# impulse input and discontinuity in initial condition after

Consider a dynamical system as bellow that is subjected to an impulse input:

$\sum_{n=0}^N {a_n x^{(n)}}= f_0 \delta(t-t_0)$

the initial values are non-resting (all non-zero):

$x(t_0^-)=x_0\hspace{0.2cm} ;\hspace{0.2cm} x'(t_0^-)=x_1\hspace{0.2cm} ;\hspace{0.2cm} ... \hspace{0.2cm} ;\hspace{0.2cm} x^{(n-1)}(t_0^-)=x_{(n-1)}$.

How can I write the correct initial values for $t=t_0^+$? This is ambiguous since integrating the differential equation above, yields:

$\sum_{n=1}^N a_n \big[x^{(n-1)} (t_0^+)-x^{(n-1)} (t_0^-)\big] = \sum_{n=1}^N a_n c_{n-1} = f_0$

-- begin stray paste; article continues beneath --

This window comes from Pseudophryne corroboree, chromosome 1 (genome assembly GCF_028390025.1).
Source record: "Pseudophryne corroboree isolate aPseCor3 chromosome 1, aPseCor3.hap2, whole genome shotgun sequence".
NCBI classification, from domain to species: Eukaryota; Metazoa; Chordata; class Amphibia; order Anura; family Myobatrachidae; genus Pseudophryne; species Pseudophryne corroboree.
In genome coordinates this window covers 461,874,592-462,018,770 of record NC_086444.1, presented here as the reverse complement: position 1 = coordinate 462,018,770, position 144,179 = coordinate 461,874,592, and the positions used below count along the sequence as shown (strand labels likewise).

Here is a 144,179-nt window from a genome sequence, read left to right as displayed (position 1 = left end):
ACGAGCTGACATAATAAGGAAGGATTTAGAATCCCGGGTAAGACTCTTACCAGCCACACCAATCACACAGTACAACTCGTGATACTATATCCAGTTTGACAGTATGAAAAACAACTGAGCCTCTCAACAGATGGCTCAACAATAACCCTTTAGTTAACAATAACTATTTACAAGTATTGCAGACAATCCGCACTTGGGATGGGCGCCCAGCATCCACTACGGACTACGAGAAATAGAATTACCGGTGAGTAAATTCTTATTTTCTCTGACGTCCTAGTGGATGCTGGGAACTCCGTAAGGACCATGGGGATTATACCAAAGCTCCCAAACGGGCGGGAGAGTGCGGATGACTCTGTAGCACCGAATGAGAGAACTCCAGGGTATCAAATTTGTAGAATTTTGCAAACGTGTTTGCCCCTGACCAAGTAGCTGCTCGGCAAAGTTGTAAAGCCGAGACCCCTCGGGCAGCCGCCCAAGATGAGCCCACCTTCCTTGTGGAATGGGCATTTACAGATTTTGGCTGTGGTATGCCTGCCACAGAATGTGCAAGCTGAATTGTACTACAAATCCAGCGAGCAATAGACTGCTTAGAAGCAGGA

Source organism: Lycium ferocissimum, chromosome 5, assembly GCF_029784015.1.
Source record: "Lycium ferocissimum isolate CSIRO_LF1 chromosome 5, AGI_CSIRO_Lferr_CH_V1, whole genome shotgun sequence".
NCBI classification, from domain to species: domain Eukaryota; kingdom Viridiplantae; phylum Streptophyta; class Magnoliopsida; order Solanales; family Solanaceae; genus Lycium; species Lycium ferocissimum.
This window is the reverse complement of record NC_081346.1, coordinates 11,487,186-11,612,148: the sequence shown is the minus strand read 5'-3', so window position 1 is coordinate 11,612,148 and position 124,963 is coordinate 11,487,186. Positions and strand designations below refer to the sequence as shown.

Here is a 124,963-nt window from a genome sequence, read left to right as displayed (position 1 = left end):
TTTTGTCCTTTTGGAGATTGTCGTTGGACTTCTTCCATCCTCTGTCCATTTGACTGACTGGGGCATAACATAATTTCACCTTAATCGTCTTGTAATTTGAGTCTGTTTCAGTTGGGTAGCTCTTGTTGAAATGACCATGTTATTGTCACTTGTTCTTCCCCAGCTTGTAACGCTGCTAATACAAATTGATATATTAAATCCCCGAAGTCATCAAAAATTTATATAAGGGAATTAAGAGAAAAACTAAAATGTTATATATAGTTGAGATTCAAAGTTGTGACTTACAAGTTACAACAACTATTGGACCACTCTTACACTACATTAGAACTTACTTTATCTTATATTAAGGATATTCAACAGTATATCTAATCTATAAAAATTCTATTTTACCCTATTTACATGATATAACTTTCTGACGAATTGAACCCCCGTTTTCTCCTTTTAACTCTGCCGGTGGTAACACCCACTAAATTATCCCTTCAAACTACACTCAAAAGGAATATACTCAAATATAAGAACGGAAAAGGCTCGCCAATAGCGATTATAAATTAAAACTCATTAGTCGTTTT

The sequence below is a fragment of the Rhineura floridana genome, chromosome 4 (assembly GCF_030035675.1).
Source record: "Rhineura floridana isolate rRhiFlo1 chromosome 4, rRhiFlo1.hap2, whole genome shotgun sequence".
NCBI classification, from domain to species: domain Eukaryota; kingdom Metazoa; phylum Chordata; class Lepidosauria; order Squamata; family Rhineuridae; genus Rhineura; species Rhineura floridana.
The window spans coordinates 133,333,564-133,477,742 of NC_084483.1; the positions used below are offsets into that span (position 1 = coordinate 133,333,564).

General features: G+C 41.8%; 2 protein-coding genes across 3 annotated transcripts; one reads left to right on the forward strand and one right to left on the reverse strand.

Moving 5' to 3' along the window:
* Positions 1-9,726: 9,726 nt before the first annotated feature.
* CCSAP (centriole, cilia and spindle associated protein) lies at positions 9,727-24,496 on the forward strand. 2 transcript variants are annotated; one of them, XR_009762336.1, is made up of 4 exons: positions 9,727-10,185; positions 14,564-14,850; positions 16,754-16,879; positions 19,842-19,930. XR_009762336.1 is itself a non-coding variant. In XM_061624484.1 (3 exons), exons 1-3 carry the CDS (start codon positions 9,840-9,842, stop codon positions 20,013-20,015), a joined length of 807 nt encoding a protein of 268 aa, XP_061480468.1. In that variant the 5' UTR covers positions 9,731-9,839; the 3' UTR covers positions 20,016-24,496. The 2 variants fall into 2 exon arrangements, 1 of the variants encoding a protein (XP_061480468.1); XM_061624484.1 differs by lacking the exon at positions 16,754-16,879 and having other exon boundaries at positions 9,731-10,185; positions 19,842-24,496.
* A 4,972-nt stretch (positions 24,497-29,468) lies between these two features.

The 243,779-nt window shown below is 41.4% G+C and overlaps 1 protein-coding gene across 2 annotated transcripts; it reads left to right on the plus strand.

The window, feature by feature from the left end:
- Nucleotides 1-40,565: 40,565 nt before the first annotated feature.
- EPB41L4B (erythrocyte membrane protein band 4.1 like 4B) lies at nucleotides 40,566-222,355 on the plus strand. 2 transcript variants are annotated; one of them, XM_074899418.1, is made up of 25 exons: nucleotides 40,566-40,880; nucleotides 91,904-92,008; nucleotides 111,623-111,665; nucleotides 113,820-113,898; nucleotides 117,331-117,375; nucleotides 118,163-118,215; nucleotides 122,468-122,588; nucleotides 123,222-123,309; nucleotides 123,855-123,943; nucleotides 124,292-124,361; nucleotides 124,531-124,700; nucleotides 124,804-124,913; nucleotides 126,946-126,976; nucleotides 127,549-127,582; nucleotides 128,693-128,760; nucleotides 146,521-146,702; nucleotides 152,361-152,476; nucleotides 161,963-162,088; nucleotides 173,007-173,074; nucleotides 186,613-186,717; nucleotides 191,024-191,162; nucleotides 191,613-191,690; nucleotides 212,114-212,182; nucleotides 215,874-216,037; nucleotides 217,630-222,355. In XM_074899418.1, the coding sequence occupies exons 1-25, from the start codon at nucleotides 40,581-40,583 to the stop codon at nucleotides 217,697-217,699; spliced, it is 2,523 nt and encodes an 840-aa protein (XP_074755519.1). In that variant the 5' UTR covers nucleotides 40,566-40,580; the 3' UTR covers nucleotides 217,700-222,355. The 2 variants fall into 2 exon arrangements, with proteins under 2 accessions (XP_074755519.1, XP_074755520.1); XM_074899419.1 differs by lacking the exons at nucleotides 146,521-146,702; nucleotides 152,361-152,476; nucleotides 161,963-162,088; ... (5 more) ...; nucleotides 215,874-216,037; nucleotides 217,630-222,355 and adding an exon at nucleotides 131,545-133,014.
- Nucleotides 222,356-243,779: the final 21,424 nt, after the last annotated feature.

where $c_i$s are the jumps in initial conditions. In literature, it is said that only the highest order will undergo a discontinuity, yet it's not clear for me why.

• Welcome to Engineering Stack Exchange. This seems like an assumption mde by the book. If you assume a discontinuity in the highest term, then differentiate, all the differentials will have impulses - i.e. no visible discontinuity. Therefore, this is an easy system to analyze as a first order. Other solutions exist, but this is the easiest to model.
– Mark
Jun 11 '18 at 22:19
• How can a finite order continuous model describe a delay? Jun 21 '18 at 4:45

[...] I revisited this problem with another point of view which gives the answer right away. Since the $$x$$ is at least $$N-1$$ times differentiable, it's derivatives (up to order $$N-2$$) and itself must be continuous. So no shift until the last derivative. Using the my question's notation,
$$c_n =0\hspace{1cm} \forall n
$$c_{N-1} =f_0/a_N$$